Developing computer controlled laser systems for double blind acupuncture trials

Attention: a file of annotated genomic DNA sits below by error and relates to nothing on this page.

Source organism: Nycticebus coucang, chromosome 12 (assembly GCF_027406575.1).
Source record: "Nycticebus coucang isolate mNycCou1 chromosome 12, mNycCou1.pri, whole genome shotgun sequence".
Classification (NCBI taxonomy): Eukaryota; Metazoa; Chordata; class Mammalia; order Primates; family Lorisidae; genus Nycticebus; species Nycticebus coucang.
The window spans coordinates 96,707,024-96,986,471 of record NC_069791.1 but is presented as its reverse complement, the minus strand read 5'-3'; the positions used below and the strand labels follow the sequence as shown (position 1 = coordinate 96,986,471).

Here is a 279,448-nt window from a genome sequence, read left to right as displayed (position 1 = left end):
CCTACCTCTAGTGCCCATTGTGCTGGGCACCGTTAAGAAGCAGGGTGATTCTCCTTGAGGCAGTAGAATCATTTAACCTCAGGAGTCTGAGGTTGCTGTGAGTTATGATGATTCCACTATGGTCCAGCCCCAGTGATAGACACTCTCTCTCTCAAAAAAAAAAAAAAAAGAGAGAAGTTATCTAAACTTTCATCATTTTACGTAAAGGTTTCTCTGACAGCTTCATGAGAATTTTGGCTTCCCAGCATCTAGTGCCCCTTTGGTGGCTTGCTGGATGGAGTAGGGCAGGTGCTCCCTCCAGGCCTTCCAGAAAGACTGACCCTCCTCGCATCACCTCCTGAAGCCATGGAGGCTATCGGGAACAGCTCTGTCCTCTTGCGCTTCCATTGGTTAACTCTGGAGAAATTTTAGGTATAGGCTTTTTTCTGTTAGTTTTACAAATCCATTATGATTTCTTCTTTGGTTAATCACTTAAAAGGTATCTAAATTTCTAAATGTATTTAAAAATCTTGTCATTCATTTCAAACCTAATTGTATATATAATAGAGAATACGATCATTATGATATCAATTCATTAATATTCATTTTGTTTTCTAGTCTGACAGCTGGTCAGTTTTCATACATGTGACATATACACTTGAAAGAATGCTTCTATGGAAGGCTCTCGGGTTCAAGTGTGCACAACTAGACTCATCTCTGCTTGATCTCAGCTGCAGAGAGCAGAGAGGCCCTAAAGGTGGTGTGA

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Background: Double blind clinical testing is considered critical for advancing most areas of medical research. Much of the acupuncture laser and Low Level Laser Therapy (LLLT) research lacks double blinding and suffers from poor trial design. While some research studies have shown a potential increased clinical effect in visible wavelength laser trials visible wavelength lasers are generally overlooked in research, due to the difficulties with double blinding. Objectives: This study sought to design, construct and test a system that could randomise, control, monitor and record the delivery of visible laser in real-time, and allow for double blinding. Method: The study utilised a novel approach to incorporate computer controlled lasers within opaque hoods. An optical sensor feedback was incorporated to objectively measure the delivery of laser in a double blinded randomised controlled trial (RCT) situation. The equipment was designed and tested for future researchers to operate with a minimum of training. The initial testing was designed around a proof of concept study using the equipment to stimulate Pericardium 6 (PC 6) with a visible (635 nm) 10 mW laser while monitoring changes in Heart Rate Variability (HRV). We only sought to trial the equipment under laboratory conditions to see if a double blind condition could be achieved. It was beyond the scope of this study to undertake a RCT of the effects of PC 6 on HRV. Results: The equipment was successful in maintaining double blind conditions. Laser was delivered and monitored in real-time, the operational parameters were recorded and test participants reported no discomfort associated with the use of the equipment. The computer successfully controlled the random delivery of laser. The test participants and operators were at no time aware of the state of the laser. The operators reported no difficulties in using the unit. Conclusion: A laser research tool was successfully created and the study demonstrated the system’s unique ability to overcome all the difficulties identified for visible laser wavelength double blind research. The system is currently designed with two laser hoods to allow for bilateral acupuncture point testing. Future improvements could include additional laser hoods for multiple acupuncture point treatments. Construction of alternate hoods would allow for testing of different wavelengths including infrared and different laser power levels. The system combines double blind testing with physiological monitoring, which allows researchers to record the physiological effects that accompany laser therapies.
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